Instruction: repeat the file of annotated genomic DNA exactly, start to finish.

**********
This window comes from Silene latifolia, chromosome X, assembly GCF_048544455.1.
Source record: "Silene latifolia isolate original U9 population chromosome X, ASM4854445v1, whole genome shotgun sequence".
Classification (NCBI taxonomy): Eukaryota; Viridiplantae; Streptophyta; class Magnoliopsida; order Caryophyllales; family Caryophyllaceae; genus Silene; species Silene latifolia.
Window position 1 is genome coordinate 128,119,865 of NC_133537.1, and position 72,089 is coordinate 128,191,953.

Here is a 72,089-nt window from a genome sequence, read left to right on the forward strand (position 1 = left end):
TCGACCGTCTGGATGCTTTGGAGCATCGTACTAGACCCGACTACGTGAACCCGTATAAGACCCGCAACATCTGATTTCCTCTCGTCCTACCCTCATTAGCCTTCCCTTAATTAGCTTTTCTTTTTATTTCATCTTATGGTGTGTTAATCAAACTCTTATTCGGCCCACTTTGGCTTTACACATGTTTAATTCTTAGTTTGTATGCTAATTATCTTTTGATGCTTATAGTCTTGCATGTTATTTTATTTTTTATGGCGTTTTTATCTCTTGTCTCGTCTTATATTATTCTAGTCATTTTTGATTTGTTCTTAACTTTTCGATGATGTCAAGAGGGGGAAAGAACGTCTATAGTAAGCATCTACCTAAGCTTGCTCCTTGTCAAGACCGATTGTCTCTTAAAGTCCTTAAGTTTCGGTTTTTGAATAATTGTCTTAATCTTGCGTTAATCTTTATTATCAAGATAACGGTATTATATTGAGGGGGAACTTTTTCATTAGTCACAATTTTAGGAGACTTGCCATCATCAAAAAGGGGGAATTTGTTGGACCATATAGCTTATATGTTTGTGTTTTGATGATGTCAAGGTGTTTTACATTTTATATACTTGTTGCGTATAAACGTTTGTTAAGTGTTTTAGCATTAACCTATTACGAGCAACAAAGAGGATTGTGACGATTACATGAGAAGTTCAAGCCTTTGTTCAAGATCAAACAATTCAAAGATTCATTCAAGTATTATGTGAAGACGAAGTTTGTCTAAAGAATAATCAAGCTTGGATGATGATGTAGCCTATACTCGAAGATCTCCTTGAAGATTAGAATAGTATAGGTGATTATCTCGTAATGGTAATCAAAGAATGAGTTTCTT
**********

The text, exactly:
This window comes from Silene latifolia, chromosome X, assembly GCF_048544455.1.
Source record: "Silene latifolia isolate original U9 population chromosome X, ASM4854445v1, whole genome shotgun sequence".
Classification (NCBI taxonomy): Eukaryota; Viridiplantae; Streptophyta; class Magnoliopsida; order Caryophyllales; family Caryophyllaceae; genus Silene; species Silene latifolia.
Window position 1 is genome coordinate 128,119,865 of NC_133537.1, and position 72,089 is coordinate 128,191,953.

Here is a 72,089-nt window from a genome sequence, read left to right on the forward strand (position 1 = left end):
TCGACCGTCTGGATGCTTTGGAGCATCGTACTAGACCCGACTACGTGAACCCGTATAAGACCCGCAACATCTGATTTCCTCTCGTCCTACCCTCATTAGCCTTCCCTTAATTAGCTTTTCTTTTTATTTCATCTTATGGTGTGTTAATCAAACTCTTATTCGGCCCACTTTGGCTTTACACATGTTTAATTCTTAGTTTGTATGCTAATTATCTTTTGATGCTTATAGTCTTGCATGTTATTTTATTTTTTATGGCGTTTTTATCTCTTGTCTCGTCTTATATTATTCTAGTCATTTTTGATTTGTTCTTAACTTTTCGATGATGTCAAGAGGGGGAAAGAACGTCTATAGTAAGCATCTACCTAAGCTTGCTCCTTGTCAAGACCGATTGTCTCTTAAAGTCCTTAAGTTTCGGTTTTTGAATAATTGTCTTAATCTTGCGTTAATCTTTATTATCAAGATAACGGTATTATATTGAGGGGGAACTTTTTCATTAGTCACAATTTTAGGAGACTTGCCATCATCAAAAAGGGGGAATTTGTTGGACCATATAGCTTATATGTTTGTGTTTTGATGATGTCAAGGTGTTTTACATTTTATATACTTGTTGCGTATAAACGTTTGTTAAGTGTTTTAGCATTAACCTATTACGAGCAACAAAGAGGATTGTGACGATTACATGAGAAGTTCAAGCCTTTGTTCAAGATCAAACAATTCAAAGATTCATTCAAGTATTATGTGAAGACGAAGTTTGTCTAAAGAATAATCAAGCTTGGATGATGATGTAGCCTATACTCGAAGATCTCCTTGAAGATTAGAATAGTATAGGTGATTATCTCGTAATGGTAATCAAAGAATGAGTTTCTT